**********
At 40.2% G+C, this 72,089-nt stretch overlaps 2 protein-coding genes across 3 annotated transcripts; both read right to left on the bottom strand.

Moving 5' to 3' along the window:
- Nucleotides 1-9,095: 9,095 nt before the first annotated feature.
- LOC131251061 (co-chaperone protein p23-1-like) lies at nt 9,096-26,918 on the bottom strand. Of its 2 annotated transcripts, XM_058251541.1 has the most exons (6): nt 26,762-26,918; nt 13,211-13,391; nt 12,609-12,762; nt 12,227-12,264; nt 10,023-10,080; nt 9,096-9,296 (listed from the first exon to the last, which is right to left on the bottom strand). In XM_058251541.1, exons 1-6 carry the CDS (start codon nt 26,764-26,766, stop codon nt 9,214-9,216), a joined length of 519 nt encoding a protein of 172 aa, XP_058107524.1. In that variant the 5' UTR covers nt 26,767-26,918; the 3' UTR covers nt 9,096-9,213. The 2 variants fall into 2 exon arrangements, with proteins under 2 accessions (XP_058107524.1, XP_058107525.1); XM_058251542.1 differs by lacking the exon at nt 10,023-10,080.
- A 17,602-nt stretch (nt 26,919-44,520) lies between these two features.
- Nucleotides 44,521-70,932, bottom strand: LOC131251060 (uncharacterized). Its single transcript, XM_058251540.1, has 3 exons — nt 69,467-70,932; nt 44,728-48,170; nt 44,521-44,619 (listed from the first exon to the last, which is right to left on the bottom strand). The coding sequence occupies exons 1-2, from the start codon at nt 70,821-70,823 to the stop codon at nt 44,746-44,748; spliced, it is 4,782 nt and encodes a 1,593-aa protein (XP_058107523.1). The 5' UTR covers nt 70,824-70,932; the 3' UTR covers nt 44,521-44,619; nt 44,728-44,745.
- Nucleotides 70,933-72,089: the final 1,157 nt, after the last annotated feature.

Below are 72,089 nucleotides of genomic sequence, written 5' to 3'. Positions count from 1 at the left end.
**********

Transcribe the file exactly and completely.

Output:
At 40.2% G+C, this 72,089-nt stretch overlaps 2 protein-coding genes across 3 annotated transcripts; both read right to left on the bottom strand.

Moving 5' to 3' along the window:
- Nucleotides 1-9,095: 9,095 nt before the first annotated feature.
- LOC131251061 (co-chaperone protein p23-1-like) lies at nt 9,096-26,918 on the bottom strand. Of its 2 annotated transcripts, XM_058251541.1 has the most exons (6): nt 26,762-26,918; nt 13,211-13,391; nt 12,609-12,762; nt 12,227-12,264; nt 10,023-10,080; nt 9,096-9,296 (listed from the first exon to the last, which is right to left on the bottom strand). In XM_058251541.1, exons 1-6 carry the CDS (start codon nt 26,764-26,766, stop codon nt 9,214-9,216), a joined length of 519 nt encoding a protein of 172 aa, XP_058107524.1. In that variant the 5' UTR covers nt 26,767-26,918; the 3' UTR covers nt 9,096-9,213. The 2 variants fall into 2 exon arrangements, with proteins under 2 accessions (XP_058107524.1, XP_058107525.1); XM_058251542.1 differs by lacking the exon at nt 10,023-10,080.
- A 17,602-nt stretch (nt 26,919-44,520) lies between these two features.
- Nucleotides 44,521-70,932, bottom strand: LOC131251060 (uncharacterized). Its single transcript, XM_058251540.1, has 3 exons — nt 69,467-70,932; nt 44,728-48,170; nt 44,521-44,619 (listed from the first exon to the last, which is right to left on the bottom strand). The coding sequence occupies exons 1-2, from the start codon at nt 70,821-70,823 to the stop codon at nt 44,746-44,748; spliced, it is 4,782 nt and encodes a 1,593-aa protein (XP_058107523.1). The 5' UTR covers nt 70,824-70,932; the 3' UTR covers nt 44,521-44,619; nt 44,728-44,745.
- Nucleotides 70,933-72,089: the final 1,157 nt, after the last annotated feature.

Below are 72,089 nucleotides of genomic sequence, written 5' to 3'. Positions count from 1 at the left end.